We are not all equal in the face of such diseases. Major social, economic and societal determinants increase vulnerabilities. Economic situation, level of education, income, work, family and friends, neighbours, colleagues, housing, access to water and sanitary facilities, security, green spaces, sporting activity, existing solidarities in the event of job loss or health problems, presence of art and culture, and citizens’ ability to take action – all these play a clearly identified role not only in wellbeing but also in good or poor mental health. This is evidenced by the high suicide rates among people facing discrimination, such as refugees and migrants, lesbian, gay, bisexual, transgender and intersex people, as well as among well as among prison inmates.

Nonetheless, in this field, individual responsibility is all too often singled out. Nobody accuses someone who has breathed polluted air all their life of being responsible for their cancer. It makes no more sense to think that someone suffering from depression could simply pull themselves together and get better. Taking care of health doesn’t just mean combating “visible” diseases. Healthcare professionals and the WHO remind us of the fact: health is a complete state of physical, mental and social wellbeing.

However, the responses provided are still inadequate. On a global scale, the share of national budgets dedicated to mental health only accounts for 2% of overall healthcare budgets. And 70% of these low sums is devoted to psychiatry in middle-income countries. A whole, absolutely essential area of necessary action is neglected: promotion and prevention, along with support to people afflicted with mental disorders.

It is here that cities have a role to play, by make a top priority of combating inequalities and discrimination, by taking action to create an environment supportive of health and prevention. Although the therapeutic approach is indispensable and a fully rounded healthcare system structured by qualified professionals is essential, what we want to do is act upstream, before distress makes its appearance.

Our cities have undertaken a wide range of actions over the last many years, in particular by participating in the health policies implemented in our countries in the context of the WHO’s Global Action Plan for mental health and the Sustainable Development Goals. By making happier cities a priority focus, the Copenhagen Consensus, adopted by many cities in 2019, confirmed these goals.

As community Mayors and Federations, we are resolute in asserting that mental health must play an integral part in the design and implementation of public policies. It is our direct responsibility to create cities that foster good health, mental health included.

In order to do so; we intend to play our part to the full, alongside States and all actors in civil society, citizens, associations, companies, professionals, academics, and non-governmental organizations, all stakeholders in fact.

Hence, by signing this call born of fruitful dialogue that took place in the city of Nantes in France, in the context of a “Cities and Mental Health” international colloquium held on 1 and 2 December 2022, following the 2019 Barcelona Declaration, we undertake to mobilize in order to:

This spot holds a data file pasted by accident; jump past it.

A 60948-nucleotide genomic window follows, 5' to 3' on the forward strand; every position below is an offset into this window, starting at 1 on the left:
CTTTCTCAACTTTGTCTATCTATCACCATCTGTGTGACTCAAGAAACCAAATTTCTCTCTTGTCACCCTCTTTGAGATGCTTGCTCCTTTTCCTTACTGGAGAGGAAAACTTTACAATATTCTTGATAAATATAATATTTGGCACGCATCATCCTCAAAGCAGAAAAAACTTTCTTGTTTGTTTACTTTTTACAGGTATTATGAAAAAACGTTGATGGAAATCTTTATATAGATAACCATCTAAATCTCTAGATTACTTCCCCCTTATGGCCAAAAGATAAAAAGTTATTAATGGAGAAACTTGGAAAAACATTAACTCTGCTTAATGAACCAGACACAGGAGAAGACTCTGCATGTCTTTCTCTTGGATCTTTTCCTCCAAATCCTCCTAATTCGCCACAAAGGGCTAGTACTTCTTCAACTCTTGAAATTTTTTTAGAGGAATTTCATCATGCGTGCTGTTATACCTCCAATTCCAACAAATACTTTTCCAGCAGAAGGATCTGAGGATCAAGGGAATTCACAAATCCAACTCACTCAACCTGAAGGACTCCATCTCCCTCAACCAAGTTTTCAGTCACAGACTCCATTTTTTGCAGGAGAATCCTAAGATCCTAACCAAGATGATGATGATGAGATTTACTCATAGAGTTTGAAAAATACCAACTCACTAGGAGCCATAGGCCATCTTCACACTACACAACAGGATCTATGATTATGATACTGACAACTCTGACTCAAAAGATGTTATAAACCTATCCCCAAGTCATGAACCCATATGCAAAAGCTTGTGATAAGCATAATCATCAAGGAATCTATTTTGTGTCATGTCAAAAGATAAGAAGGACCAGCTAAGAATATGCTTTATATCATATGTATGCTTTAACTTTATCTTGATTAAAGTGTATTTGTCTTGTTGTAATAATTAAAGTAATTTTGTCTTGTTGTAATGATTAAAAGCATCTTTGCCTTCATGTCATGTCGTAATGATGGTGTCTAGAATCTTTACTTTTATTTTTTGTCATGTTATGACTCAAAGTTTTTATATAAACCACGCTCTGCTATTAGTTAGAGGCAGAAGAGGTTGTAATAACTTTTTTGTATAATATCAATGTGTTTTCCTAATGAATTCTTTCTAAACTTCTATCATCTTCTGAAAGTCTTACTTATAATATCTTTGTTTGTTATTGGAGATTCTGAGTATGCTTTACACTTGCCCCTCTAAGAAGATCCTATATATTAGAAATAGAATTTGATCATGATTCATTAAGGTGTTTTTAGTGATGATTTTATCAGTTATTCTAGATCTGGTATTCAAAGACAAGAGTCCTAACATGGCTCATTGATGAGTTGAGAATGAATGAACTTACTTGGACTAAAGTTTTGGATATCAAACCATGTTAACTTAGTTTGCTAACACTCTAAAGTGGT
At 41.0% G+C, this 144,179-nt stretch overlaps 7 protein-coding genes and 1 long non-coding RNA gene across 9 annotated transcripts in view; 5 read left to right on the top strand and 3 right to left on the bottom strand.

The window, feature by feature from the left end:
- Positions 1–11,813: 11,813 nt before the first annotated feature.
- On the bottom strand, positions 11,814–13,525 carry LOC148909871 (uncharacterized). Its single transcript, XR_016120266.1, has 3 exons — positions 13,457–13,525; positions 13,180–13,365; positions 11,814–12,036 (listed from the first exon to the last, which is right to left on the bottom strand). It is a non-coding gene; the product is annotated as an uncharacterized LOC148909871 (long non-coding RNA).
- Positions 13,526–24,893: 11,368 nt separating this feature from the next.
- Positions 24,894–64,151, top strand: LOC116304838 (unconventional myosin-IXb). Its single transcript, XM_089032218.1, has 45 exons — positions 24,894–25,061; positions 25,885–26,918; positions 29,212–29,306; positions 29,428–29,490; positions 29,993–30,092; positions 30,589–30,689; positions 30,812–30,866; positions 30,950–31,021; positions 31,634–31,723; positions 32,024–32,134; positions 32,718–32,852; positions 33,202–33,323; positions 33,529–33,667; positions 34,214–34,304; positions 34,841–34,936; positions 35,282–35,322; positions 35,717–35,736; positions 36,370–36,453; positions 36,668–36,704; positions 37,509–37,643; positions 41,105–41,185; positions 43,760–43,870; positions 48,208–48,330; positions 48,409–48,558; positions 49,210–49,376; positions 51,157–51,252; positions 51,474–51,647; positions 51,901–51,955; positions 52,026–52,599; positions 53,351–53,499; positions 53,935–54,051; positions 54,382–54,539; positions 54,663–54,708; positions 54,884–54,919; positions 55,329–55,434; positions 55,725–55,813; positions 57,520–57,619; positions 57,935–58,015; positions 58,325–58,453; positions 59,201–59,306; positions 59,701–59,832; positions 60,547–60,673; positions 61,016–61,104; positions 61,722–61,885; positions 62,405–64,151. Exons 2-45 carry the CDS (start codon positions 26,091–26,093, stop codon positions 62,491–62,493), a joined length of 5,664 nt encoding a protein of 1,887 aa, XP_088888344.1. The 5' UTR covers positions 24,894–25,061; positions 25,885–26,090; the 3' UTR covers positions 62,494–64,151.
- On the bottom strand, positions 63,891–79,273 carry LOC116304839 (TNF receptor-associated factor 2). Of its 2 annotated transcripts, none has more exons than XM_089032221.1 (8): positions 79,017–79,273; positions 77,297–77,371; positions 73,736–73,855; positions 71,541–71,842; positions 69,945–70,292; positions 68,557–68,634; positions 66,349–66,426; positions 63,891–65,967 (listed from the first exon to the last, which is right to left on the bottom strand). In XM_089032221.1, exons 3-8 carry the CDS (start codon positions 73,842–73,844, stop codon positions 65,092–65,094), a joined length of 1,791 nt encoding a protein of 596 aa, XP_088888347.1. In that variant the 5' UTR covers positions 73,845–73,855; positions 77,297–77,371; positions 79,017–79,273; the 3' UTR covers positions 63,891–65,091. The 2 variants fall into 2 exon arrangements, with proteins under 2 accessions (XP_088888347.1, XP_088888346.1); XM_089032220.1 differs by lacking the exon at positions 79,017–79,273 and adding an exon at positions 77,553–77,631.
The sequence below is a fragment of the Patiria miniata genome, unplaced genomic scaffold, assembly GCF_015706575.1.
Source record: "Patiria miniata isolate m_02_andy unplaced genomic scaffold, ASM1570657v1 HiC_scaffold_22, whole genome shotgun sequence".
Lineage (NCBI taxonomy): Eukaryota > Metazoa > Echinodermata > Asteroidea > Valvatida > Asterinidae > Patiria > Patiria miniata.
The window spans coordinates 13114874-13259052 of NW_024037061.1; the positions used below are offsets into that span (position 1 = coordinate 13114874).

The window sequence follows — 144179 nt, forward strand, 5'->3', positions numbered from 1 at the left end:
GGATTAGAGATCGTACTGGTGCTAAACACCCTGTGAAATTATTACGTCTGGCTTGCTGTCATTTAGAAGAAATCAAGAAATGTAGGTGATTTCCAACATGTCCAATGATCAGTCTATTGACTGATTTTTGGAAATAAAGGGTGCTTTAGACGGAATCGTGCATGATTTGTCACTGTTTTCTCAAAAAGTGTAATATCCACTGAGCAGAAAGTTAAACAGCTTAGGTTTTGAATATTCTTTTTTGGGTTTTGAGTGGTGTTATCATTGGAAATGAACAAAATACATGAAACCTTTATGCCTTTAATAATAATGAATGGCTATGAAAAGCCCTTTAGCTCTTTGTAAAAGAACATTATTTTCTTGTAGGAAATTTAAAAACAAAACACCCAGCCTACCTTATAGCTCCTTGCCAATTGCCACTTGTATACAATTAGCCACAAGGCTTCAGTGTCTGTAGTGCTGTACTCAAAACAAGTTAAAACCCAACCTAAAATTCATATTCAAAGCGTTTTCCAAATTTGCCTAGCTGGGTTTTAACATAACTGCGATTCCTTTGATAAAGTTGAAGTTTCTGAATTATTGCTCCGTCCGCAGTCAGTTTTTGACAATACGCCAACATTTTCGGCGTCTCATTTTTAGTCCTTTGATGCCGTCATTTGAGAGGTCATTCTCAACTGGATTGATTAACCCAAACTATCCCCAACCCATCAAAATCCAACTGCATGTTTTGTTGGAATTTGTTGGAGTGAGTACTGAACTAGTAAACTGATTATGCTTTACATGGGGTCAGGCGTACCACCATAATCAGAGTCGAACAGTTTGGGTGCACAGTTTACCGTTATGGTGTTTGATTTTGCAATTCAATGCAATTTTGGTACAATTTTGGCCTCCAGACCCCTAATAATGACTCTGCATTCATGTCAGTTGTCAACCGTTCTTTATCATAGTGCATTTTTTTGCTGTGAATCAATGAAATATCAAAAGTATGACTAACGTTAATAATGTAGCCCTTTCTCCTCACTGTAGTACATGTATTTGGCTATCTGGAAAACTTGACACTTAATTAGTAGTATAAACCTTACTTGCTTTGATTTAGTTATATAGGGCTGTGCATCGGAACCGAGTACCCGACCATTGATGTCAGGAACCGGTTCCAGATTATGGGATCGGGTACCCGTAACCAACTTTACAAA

• We promote societies in which people with mental health problems are no longer excluded or discriminated against. This means combating prejudice and stereotypes in order to break their isolation and prevent their exclusion.
  • It is alongside all those who have or have had mental health problems that we intend to make our action part of a “health democracy” that gives a voice and the power to take back control of their lives to those primarily concerned.
  • We advocate an interdisciplinary approach to mental health and the stepping up of collaboration between all actors involved. This is an essential condition if we are to transform our immediate environments and so lastingly and effectively improve the physical and mental health of all those who live in our cities.
  • We demand that mental health be integrated into primary health care and social offers alike
  • Every urban project designed by urban planners and developers must take account of the determining criterion of mental health.
  • We undertake to integrate mental health into our public policies, for example by encouraging a psychosocial approach to schoolchildren’s health from the earliest possible age, improving everybody’s access to sport and culture, and developing parks, gardens and areas where there is no internet connection.
  • We shall add to the current global momentum by continuing this ongoing dialogue with all actors concerned, via organization of a biannual colloquium held in one of the signatory cities.
  • We call upon all governments to increase resources dedicated to mental health, in particular for children and young people, as well as for all the most vulnerable groups, and to create cooperation contracts with cities in order to develop the necessary policies in close collaboration with local authorities and fully in line with these needs.

In addition to presenting at the Mental Health Conference I also had the privilege of meeting with municipal officials to learn about the Nantes Participatory Budgeting Program, the Nantes Gender Neutral CIty, and the Nantes Cultural District.  Seattle and Nantes have a Sister CIty relationship, or a “twinning” relationship. This exchange would not have been possible without the support of the Seattle Nantes Sister City Association (SNSCA) and Susan Kegel, the SNSCA Board President.  See here for more:  SNSCA | Seattle-Nantes Sister City Association.

Municipal Court to Start Taking Action on Unpaid Spokane Street (low) Bridge Tickets

Last month Publicola reported that as of late October, over half the traffic camera citations for using the Spokane Street (low) Bridge remain unpaid.  89,041 of the 192,432 citations issued during the period restrictions on bridge use were unresolved.